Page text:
The weird and wonderful experimental music scene of Sydney depends upon its reciprocal relationship with an audience. It often finds bastion in intimate, secluded venues — a small bar off an Inner West side street, a university recital hall littered with alarming program notes, or a church after dark.
In a live setting, improvisational performers thrive on the energy they build with the audience. The music that emerges wraps itself around this relationship like an epiphyte — the performers listen and respond to each other, finely tuning the music in response to the character of the particular room. Each of these pieces becomes a performer’s interpretation of the space around them — of how many people make up the audience, how they respond to the music, the mood of the venue, the weather outside. The music, as a result, becomes unrepeatable, a sacred and highly individualised experience.
In lockdown, without these spaces, experimental music has been left out in the cold.
The Sydney-based online festival HiberNATION aims to carve out space for experimental music online. Its first season, which spanned 2020’s lockdown, has been nominated for an APRA Award for Excellence in Experimental Music. On August 6th the festival will re-emerge for a second season, to free the experimental music scene from its paralysis.
The festival was founded by Sydney composer and Conservatorium staff member Damian Barbeler, with postgrad research student Liam Mulligan as co-curator. At its core, HiberNATION encourages a ‘failure-as-an-option’ approach to the process of its hosted art. As a ‘festival of the lo-fi’, it gives artists both local and international a platform to workshop and try out new and strange methods of making music, right from their very own homes. It also hosts a variety of one-off events. Last year, the Noise Massive lineup and Care Package series, saw composers give musical material to Ensemble Offspring to perform, which became standout features of Sydney’s otherwise-static art music scene.
Watching a composer at work fosters the same sense of intimacy as a live setting. You look directly into the artist’s creative spaces. Here, audience interaction takes on a new form. Artists often encourage viewers to send them questions or suggestions. This, alongside its newfound online accessibility can connect viewers to a genre that is mostly alienated from mainstream appeal.
Mulligan’s Response livestreams revive the sacred sense of live music that felt so lost under lockdown. Mulligan’s streams take the collaborative experimental music-making above and beyond what you can usually catch at your local bar. His audience actively influences the music by messaging him their favourite lines of poetry, ideas for small sketches, or letters of the alphabet to fill in a Hangman. Liam’s verbal responses to these submissions are picked up and echoed through a metronome app and form the basis of the music.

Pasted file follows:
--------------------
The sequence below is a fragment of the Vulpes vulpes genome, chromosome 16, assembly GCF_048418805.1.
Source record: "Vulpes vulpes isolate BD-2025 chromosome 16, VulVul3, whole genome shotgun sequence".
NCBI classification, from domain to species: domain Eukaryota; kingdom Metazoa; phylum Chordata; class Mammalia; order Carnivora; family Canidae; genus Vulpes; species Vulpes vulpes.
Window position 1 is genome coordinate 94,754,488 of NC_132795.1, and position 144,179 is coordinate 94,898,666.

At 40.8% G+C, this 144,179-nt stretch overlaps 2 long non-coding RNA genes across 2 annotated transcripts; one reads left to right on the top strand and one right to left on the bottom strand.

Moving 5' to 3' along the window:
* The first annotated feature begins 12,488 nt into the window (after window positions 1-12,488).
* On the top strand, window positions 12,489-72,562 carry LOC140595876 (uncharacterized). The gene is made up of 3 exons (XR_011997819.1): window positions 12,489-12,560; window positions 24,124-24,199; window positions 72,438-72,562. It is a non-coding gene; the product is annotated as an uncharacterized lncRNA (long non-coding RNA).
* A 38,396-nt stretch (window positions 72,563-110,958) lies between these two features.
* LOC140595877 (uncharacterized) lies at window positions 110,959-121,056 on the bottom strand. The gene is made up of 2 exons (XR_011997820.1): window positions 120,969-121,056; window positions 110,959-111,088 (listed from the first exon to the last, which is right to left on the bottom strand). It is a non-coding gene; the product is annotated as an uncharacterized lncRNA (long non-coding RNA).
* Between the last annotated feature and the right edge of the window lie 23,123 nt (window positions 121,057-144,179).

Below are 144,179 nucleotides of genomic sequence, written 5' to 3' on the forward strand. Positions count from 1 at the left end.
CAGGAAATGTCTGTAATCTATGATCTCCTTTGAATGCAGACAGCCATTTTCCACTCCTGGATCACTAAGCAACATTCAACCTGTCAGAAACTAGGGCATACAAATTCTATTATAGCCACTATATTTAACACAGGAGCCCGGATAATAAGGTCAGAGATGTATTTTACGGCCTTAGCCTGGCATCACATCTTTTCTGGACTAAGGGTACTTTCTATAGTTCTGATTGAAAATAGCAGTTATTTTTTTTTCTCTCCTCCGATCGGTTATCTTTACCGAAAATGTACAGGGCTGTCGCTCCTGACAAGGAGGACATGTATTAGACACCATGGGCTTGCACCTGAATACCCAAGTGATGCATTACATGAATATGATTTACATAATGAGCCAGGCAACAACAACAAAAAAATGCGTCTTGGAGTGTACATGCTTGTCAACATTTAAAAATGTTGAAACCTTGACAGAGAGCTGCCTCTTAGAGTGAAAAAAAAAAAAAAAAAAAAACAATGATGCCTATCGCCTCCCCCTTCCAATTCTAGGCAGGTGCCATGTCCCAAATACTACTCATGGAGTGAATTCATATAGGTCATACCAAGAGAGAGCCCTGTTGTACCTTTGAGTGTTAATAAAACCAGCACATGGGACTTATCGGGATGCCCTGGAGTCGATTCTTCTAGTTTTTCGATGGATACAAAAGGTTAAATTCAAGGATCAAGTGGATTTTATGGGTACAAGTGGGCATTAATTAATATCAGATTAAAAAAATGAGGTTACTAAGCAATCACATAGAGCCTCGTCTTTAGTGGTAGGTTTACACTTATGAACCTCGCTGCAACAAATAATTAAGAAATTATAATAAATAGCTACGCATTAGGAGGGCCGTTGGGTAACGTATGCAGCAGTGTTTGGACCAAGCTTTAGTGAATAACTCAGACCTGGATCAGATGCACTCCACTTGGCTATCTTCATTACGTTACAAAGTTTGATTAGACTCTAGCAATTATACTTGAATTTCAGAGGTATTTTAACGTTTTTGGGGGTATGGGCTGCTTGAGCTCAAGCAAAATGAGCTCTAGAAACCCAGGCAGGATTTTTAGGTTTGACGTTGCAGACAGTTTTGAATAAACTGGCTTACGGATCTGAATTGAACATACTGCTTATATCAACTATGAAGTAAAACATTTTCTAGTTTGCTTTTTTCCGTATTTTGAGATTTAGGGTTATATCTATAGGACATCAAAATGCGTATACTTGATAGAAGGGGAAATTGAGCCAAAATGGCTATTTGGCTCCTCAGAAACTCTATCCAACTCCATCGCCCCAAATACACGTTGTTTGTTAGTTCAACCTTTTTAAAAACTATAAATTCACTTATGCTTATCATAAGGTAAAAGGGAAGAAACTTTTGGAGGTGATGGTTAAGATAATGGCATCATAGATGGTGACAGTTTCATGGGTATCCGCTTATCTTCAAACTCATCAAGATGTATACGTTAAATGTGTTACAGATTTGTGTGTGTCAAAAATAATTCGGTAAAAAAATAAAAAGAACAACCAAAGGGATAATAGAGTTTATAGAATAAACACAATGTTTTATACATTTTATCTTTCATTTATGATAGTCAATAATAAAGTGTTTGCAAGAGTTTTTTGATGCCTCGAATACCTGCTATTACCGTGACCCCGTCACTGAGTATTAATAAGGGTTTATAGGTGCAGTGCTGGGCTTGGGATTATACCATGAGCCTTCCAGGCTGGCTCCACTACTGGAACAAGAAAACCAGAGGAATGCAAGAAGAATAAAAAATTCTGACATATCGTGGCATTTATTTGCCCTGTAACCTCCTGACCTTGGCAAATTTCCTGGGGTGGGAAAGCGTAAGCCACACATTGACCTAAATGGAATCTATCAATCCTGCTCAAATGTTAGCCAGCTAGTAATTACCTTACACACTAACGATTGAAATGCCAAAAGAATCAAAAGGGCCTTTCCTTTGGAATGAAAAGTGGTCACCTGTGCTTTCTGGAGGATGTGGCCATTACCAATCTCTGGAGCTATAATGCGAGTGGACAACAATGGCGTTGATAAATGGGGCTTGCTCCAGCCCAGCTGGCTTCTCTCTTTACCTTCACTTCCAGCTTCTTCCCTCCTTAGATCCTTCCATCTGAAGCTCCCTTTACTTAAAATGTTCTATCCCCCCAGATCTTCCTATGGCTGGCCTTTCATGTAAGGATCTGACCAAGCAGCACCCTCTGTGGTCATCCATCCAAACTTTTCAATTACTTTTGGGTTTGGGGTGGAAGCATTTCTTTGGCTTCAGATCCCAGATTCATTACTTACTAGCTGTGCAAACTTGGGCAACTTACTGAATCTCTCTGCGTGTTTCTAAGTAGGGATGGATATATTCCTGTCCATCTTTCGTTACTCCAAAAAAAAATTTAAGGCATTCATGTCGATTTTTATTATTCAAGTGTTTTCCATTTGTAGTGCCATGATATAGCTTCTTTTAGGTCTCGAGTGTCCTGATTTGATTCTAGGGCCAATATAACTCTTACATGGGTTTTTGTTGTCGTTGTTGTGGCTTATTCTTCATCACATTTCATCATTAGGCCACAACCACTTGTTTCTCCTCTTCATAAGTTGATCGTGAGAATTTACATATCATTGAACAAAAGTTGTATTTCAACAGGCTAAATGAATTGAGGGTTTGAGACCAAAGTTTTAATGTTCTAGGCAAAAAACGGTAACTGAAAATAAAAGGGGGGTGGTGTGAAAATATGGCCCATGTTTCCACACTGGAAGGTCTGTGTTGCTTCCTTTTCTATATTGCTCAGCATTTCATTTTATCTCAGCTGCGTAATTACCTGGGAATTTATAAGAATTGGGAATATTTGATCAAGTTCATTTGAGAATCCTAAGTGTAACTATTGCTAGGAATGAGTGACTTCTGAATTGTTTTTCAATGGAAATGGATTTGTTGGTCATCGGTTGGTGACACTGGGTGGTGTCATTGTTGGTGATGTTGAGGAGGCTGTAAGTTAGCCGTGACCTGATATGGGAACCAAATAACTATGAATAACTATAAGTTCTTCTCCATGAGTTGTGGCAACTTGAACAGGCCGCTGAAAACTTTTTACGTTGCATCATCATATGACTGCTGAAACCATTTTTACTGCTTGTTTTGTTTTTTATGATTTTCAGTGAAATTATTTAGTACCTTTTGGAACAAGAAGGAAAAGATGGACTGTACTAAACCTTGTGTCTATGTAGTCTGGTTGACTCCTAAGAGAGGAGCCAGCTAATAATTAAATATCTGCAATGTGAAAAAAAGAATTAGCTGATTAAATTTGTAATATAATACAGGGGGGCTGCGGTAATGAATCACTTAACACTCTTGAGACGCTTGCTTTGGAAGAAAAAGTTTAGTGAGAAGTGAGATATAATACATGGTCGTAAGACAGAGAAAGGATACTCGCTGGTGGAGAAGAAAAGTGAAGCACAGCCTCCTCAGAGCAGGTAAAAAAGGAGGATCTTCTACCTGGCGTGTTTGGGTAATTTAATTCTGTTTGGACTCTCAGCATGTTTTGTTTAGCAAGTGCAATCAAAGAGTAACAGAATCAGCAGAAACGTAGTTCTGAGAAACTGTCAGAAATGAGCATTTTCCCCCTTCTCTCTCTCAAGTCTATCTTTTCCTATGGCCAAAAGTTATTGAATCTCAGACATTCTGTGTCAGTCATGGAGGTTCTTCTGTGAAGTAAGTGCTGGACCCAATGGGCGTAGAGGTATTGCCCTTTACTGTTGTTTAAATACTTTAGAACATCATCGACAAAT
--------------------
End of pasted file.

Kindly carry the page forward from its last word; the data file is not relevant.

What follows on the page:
Really, every featured stream is a revel of innovation. In one of his episodes of Damian Makes Noise, Barbeler demonstrates his homemade ‘piano bees’ — two metal wires spiralling around a motor. When placed inside the piano, they scrape the strings and spit out rattling, eerie chords. It’s striking to hear.
Even though it’s just begun, season two of HiberNATION brims with promise. The festival curation team has expanded to include emerging composers Siân Lindsay and Dahyo Lloyd; both hosts of their own streams in its first season and innovators in the Sydney art music scene.
This year, the team have set their sights beyond experimental music. Season two features visual artists and writers alongside musicians, and encourages the production of collaborative multimedia-focused art. The new An Art in an Hour series follows Lloyd and a selected artist as they create a product together over an hour. Another series, Blind Collaborations, takes the opposite approach — it gives two creators time to individually respond to a given prompt, then blindly melds their final work together to deliver a wild and amusing end product.
HiberNATION is perhaps the first project to make space for the raw artistic processes that could very well fail — and in a public manner. Its boldly conceptual approach to art and highly thoughtful use of its online medium is groundbreaking irregardless of its end product; in a way that possibly reaches beyond the capability of live, in-person experimental music. And when one of these experimental art pieces does work, it’s bound to be amazing.
HiberNATION kicks off on August 6 at https://www.hibernationfestival.com.